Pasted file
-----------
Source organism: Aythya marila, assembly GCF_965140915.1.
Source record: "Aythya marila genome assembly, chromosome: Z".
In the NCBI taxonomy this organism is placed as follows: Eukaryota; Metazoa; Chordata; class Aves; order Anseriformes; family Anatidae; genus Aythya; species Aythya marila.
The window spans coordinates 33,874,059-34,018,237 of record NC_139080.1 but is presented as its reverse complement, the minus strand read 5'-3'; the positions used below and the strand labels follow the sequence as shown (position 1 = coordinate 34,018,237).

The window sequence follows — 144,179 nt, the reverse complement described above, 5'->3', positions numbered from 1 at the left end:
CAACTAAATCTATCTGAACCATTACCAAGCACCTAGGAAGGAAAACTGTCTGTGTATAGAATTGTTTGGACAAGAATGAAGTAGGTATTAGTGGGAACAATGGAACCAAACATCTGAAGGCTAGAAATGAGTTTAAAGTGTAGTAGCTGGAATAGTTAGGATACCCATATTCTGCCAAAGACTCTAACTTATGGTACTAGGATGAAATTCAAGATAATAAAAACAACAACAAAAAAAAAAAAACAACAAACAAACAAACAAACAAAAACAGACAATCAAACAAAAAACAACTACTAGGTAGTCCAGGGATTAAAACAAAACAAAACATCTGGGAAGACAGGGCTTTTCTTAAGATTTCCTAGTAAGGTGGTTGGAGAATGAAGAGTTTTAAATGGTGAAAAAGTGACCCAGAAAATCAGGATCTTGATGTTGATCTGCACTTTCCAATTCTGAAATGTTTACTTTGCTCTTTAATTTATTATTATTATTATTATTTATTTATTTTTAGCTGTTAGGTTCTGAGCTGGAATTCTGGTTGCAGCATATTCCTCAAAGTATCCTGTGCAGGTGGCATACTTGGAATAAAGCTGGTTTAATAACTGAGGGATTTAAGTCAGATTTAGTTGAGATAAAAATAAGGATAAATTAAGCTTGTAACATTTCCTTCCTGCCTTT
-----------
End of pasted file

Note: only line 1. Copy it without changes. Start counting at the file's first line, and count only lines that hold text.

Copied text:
Source organism: Aythya marila, assembly GCF_965140915.1.